“I’m very proud of this budget. I think that the team has done a great job,” Tinsley said.
The fiscal year 2024 budget totals about $2.5 billion, and keeps the district’s millage rate at 23.08 mills. That’s been the rate since 2019, Chief Financial Officer Byron Schueneman said.
The budget sets aside roughly $60 million for employee raises. That figure includes 6% raises for eligible employees and hourly wage increases for bus drivers, paraprofessionals and school resource officers. First-year teachers with four-year degrees can expect to see a raise of about $3,200.
The budget also funds additional employees, including 52 more psychologists, social workers and school nurses, 230 more teachers and 70 more custodians.
In an effort to address what one board member called a “backlog of capital projects,” the budget includes an additional $30 million to pay for deferred maintenance. The district has been particularly focused on the condition of its facilities after students at Druid Hills High made a video showcasing problems at their school last year and state officials intervened.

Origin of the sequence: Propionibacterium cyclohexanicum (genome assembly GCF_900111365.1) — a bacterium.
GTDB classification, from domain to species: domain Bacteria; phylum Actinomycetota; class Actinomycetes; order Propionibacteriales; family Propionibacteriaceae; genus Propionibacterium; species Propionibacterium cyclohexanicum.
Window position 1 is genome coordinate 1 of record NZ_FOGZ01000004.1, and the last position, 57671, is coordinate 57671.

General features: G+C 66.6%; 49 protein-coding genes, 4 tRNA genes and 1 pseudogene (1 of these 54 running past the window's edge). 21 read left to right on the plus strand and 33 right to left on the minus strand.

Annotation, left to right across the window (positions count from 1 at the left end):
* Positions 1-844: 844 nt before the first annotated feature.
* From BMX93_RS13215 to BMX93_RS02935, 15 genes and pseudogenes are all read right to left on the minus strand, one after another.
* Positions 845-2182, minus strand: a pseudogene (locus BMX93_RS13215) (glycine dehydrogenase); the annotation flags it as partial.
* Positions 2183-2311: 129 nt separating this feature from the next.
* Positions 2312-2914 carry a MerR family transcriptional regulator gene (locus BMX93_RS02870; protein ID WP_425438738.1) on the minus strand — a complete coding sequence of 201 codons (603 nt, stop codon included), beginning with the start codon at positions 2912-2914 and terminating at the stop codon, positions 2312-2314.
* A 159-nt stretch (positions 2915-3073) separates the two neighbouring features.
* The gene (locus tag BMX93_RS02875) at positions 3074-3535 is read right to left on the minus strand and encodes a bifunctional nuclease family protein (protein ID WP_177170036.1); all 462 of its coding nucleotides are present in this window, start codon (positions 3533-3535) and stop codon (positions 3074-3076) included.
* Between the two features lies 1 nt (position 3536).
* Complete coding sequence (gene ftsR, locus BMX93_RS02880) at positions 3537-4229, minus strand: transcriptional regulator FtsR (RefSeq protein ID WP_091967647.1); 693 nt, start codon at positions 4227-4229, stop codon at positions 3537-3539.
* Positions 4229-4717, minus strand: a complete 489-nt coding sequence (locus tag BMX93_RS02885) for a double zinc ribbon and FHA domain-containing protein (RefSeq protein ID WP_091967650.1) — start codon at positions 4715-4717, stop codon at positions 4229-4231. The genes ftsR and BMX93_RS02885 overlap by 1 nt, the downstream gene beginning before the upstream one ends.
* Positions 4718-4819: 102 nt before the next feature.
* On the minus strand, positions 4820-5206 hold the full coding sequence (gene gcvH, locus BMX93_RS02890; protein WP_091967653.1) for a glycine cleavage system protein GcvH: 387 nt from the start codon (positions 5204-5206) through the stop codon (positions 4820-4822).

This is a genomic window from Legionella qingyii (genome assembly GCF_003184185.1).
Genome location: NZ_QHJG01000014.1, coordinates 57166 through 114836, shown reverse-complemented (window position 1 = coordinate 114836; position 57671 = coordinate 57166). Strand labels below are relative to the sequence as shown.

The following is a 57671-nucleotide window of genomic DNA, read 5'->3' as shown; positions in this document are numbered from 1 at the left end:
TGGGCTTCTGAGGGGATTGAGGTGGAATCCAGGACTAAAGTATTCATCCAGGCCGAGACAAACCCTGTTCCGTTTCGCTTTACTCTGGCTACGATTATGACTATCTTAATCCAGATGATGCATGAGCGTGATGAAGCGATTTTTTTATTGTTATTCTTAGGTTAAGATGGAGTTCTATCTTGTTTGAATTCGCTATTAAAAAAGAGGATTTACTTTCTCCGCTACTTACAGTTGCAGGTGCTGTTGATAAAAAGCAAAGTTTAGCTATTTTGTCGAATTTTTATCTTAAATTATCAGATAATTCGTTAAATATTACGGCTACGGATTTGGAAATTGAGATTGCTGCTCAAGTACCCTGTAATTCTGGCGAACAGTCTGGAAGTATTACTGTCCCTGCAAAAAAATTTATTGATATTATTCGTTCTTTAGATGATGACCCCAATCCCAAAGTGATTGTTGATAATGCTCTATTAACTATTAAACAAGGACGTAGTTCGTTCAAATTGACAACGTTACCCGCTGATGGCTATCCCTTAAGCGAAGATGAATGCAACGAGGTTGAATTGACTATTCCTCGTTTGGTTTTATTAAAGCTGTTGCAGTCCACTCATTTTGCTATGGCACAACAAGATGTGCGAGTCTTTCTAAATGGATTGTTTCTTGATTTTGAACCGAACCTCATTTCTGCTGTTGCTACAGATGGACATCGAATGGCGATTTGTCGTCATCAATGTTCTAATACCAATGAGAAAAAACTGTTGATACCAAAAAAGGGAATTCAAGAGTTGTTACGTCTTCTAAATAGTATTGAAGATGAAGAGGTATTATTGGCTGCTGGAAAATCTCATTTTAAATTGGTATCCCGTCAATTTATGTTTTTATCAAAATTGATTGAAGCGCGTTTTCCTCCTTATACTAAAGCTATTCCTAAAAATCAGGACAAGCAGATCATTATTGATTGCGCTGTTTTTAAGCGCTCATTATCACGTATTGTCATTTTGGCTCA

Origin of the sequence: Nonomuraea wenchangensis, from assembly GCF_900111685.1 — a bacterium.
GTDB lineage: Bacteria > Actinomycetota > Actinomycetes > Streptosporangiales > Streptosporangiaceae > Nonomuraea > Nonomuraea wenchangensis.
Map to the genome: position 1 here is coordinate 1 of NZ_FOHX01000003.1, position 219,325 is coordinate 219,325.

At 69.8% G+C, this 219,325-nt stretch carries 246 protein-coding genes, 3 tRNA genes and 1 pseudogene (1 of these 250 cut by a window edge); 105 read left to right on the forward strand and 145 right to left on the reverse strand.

The budget allocation allows the district to “continue to focus on our buildings and making sure that our building environments are conducive to learning,” Tinsley said. Board member Whitney McGinniss encouraged the district to consider whether even more funds could be used for that purpose.
Board member Vickie Turner also pointed out that the budget is debt-free, since none of its current projects are funded by bonds.
“This presentation is worth celebrating,” Turner said Monday. “We accomplished what we were working toward.”
The district will hold public hearings about the budget and millage rate on June 12, and will approve the budget and millage rate after that. The date for that meeting has not been set. Fiscal year 2024 starts on July 1, 2023.